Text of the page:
Alzheimer’s and dementia now account for more than one in every 10 deaths in Scotland, double the rate of a decade ago.
Data from the National Records of Scotland (NRS) showed a 15.8% increase in deaths from Alzheimer’s in the final three months of 2017 compared with 2016.
The number of deaths from dementia also rose by 12.3% over the same period.
The NRS said the rise was in part due to more accurate recording of the data.
The figures continue a trend that emerged in data from the second quarter of 2017 and which revealed a 33.4% rise in deaths from Alzheimer’s and dementia.
Provisional figures of births, marriages and deaths between October and December 2017 showed 12,821 births, 15,198 deaths and 5,975 marriages were registered in Scotland.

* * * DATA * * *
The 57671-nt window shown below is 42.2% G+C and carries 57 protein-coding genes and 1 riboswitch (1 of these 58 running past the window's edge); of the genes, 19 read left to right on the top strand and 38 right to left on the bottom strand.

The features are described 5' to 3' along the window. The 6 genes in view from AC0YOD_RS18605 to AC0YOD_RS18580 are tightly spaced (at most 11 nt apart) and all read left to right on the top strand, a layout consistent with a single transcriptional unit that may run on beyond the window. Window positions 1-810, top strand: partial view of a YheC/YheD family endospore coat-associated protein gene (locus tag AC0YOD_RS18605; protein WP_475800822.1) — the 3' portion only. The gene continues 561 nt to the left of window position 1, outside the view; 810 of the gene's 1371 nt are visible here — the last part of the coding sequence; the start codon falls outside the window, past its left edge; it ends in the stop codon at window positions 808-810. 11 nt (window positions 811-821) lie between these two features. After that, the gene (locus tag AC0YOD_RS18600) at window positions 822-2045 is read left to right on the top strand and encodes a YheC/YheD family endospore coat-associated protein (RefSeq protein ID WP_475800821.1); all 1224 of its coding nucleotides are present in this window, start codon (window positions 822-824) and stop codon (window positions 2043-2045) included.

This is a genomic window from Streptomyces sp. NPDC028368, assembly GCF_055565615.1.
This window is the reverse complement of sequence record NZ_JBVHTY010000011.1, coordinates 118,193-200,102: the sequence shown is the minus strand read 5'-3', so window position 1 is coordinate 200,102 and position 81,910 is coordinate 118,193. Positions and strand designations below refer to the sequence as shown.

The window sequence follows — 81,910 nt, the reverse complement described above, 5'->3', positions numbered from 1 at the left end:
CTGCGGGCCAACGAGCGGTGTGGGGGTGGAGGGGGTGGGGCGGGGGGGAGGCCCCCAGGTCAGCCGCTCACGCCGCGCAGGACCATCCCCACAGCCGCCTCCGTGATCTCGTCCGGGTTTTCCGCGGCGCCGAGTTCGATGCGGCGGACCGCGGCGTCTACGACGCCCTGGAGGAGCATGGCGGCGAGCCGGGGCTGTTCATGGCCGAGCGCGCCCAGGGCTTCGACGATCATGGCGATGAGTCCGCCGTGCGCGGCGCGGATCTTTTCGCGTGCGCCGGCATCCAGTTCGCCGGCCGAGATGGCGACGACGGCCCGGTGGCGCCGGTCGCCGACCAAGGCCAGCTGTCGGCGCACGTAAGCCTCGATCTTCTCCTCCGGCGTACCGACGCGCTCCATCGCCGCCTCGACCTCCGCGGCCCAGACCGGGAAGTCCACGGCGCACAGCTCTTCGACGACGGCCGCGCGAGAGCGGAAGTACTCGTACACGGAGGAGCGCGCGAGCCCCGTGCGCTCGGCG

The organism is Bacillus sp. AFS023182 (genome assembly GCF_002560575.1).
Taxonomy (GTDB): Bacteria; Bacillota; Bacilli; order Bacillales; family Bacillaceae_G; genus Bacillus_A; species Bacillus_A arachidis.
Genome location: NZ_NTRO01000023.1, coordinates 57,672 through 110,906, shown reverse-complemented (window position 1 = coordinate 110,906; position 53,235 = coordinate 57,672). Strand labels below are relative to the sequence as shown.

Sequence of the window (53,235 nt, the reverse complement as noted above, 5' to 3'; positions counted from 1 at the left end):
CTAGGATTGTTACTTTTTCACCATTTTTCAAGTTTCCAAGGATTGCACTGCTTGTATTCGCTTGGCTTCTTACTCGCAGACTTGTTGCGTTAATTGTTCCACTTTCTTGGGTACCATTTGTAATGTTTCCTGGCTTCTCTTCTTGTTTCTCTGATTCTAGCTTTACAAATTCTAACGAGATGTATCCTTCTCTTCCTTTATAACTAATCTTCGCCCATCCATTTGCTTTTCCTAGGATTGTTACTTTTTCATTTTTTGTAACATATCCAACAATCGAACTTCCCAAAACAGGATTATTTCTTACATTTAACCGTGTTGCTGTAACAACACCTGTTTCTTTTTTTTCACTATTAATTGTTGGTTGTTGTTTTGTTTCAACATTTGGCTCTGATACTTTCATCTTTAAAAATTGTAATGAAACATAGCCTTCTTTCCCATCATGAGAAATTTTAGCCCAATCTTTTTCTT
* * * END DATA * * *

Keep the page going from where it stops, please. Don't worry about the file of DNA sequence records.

While the birth rate dropped 1.3% to its lowest quarter tally since 2000, the number of deaths registered was 4.3% up over the period and at its highest rate since 2003.
The most common cause of death was cancer, which accounted for 4,242 deaths – an increase of 5.9%.
However, deaths from respiratory system disease fell 7.2%, while deaths attributed to cerebrovascular disease fell by 5% to 1,018.
The NRS said: “Over the longer term, deaths from coronary heart disease and cerebrovascular disease have decreased considerably, whilst the number of deaths from cancer and respiratory disease has risen slightly.
“There has been a relatively large increase in the number of deaths from dementia and Alzheimer’s disease with such deaths now accounting for more than 10% of all deaths compared to 5% a decade ago.”
Of the marriages registered, 228 were same-sex marriages – a rise of 9.6% compared with the last quarter of 2016, with 31 registered as changes from civil partnerships.